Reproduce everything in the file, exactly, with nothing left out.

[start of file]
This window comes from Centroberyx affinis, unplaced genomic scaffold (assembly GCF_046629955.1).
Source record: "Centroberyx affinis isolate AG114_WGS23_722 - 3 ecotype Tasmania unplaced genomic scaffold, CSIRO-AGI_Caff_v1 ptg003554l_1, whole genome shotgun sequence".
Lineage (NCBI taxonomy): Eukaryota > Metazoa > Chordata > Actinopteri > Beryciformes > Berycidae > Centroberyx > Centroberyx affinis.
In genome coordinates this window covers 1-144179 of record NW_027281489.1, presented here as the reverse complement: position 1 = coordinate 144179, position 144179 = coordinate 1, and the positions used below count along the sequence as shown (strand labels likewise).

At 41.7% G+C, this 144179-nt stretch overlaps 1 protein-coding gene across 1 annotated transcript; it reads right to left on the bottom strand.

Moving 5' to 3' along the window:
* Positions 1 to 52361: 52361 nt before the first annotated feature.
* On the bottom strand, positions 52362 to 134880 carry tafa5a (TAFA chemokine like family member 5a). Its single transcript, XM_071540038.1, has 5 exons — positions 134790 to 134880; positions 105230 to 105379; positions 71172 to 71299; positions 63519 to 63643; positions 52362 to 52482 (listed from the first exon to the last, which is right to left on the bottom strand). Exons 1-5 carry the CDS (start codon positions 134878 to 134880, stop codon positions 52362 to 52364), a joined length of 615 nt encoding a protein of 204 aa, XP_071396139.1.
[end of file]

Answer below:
This window comes from Centroberyx affinis, unplaced genomic scaffold (assembly GCF_046629955.1).
Source record: "Centroberyx affinis isolate AG114_WGS23_722 - 3 ecotype Tasmania unplaced genomic scaffold, CSIRO-AGI_Caff_v1 ptg003554l_1, whole genome shotgun sequence".
Lineage (NCBI taxonomy): Eukaryota > Metazoa > Chordata > Actinopteri > Beryciformes > Berycidae > Centroberyx > Centroberyx affinis.
In genome coordinates this window covers 1-144179 of record NW_027281489.1, presented here as the reverse complement: position 1 = coordinate 144179, position 144179 = coordinate 1, and the positions used below count along the sequence as shown (strand labels likewise).

At 41.7% G+C, this 144179-nt stretch overlaps 1 protein-coding gene across 1 annotated transcript; it reads right to left on the bottom strand.

Moving 5' to 3' along the window:
* Positions 1 to 52361: 52361 nt before the first annotated feature.
* On the bottom strand, positions 52362 to 134880 carry tafa5a (TAFA chemokine like family member 5a). Its single transcript, XM_071540038.1, has 5 exons — positions 134790 to 134880; positions 105230 to 105379; positions 71172 to 71299; positions 63519 to 63643; positions 52362 to 52482 (listed from the first exon to the last, which is right to left on the bottom strand). Exons 1-5 carry the CDS (start codon positions 134878 to 134880, stop codon positions 52362 to 52364), a joined length of 615 nt encoding a protein of 204 aa, XP_071396139.1.